Over the summer, my favorite college professor was passing through Seattle and so I got to have a visit with her. She is a women’s studies professor, which means she is ridiculously underpaid and will never have tenure. It’s not that she’s not brilliant and extremely well respected in her field–she is one of the smartest people I know and gets flown to conferences around the world and invited to the White House because of her expertise. She doesn’t get tenure because she’s in a field that academia does not reward with tenure and high pay. Women’s Studies is often one of the first programs cut when a college has to make cutbacks–it’s seen as expendible in a way that, say, biology is not. So, unless they are also teaching in another department as well, women’s studies professors don’t tend to be eligible for tenure, which means they don’t tend to make much money. And so my favorite professor, who has published books that were literally best sellers, crashes on futons at her former students’ houses when she takes the few vacations she can afford.

We had a lovely brunch while she was here, during which we had a great conversation about careers. And she said that she has noticed that her east coast friends tend to say things like “What a pity you never got tenure” as if her life is not complete and her career is not a success because she didn’t get that label. But that her west coast friends don’t seem to care much about titles like that, so they tend not to think much of her non-tenured status.

That cultural difference between easterners and westerners resonated with me too. Professionally, I am doing work that I find interesting that I think is important, but I will never be rich or famous doing this work. And honestly, I am OK with that. I am proud of the work I do, even if I do it quietly and without big monetary rewards. Living on the west coast, it feels easy to stay in a job that I am comfortable with, and that gives me the flexibility I need as a parent of small children, without feeling pressure to climb a ladder. I think if I lived back east, I might feel more pressure to move up than I do living in the Pacific Northwest. I’ve had parents of my east coast friends ask me how much money I make and say point blank that they think I should take a more high-pressure, prestigious job. As in “You want to do public interest work? No no no, you should get a job at a big firm and just donate your money to legal clinics or do a little pro bono work on the side.” (That one actually came from my ex-boyfriend’s dad. Thank god he dumped me, because that would have been one awful father-in-law.) I have never had that experience on the West Coast.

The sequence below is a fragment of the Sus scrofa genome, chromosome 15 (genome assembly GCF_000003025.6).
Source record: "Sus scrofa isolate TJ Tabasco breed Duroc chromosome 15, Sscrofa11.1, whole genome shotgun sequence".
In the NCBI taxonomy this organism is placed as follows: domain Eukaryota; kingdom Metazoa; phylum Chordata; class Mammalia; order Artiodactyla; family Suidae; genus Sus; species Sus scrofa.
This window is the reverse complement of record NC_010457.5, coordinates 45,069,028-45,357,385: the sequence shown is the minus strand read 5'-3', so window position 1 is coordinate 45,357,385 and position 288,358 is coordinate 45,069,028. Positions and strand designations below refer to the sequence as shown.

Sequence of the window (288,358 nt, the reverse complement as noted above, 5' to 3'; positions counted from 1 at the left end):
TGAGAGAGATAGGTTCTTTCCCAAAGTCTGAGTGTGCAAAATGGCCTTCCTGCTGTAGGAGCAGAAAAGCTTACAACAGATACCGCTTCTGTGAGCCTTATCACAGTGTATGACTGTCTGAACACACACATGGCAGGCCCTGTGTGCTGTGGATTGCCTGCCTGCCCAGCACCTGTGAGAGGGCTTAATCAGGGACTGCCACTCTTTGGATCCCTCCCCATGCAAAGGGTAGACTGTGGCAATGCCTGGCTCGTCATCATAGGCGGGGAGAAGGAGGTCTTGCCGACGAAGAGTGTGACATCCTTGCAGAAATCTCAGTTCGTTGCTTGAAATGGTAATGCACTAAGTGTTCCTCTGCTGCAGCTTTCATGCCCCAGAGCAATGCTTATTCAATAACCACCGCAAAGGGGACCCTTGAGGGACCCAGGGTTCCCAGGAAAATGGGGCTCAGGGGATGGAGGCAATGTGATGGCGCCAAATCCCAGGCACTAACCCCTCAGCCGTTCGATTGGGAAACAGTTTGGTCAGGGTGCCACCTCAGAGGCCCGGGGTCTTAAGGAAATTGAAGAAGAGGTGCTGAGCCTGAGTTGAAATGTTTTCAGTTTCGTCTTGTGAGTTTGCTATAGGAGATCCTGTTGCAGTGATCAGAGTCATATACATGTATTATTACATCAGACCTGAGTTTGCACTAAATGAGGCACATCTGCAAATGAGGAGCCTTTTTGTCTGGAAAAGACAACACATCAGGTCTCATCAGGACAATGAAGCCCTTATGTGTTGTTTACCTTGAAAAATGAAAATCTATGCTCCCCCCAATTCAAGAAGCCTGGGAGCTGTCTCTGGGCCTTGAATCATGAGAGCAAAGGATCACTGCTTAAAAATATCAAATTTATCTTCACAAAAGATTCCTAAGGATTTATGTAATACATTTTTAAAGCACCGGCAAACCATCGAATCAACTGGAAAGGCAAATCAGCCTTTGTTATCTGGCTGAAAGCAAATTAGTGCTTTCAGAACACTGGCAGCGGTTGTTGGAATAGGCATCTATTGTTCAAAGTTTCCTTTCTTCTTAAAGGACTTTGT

So, I was thinking of that conversation the other day as I was thinking about people who see momming as a competition. Like, they brag about how much better their kids are turning out than their friends’ kids, or they look down their nose at other moms who aren’t putting their kids in piano lessons and all that at an early age, or whatever. And I realized that one of the reasons I find people who talk that way so grating is that there aren’t as many of them out here as in, say, Manhattan. We worry about our kids and we want the best for them, but we just don’t seem to put the same value on external measures of success that Easterners do. I joke about The Girl curing cancer and The Boy founding the next Microsoft and taking care of me financially in my old age, but it’s a joke, and it’s funny because I don’t really care if my kids are big shots someday. What I care about is that they are happy. If curing cancer and being a billionaire entrepreneur make them happy, then great, but if they find their joy in a quieter field, and if they aren’t rock stars, that’s great too.

I think if I lived back east, I would find more parents who do see prestigious careers and status labels as the pathway to happiness, and I would probably feel a lot of pressure to pour all my resources into producing the next Bill Gates and Marie Curie. I would worry about choosing the right daycare that will get them into the right school that will get them into the right college that will get them access to the right people, so they can climb into a prestigious career that I believe will bring them happiness. When I talk to many of my east coast friends, the accepted wisdom among most of them is that this is how you create a good life for your kids.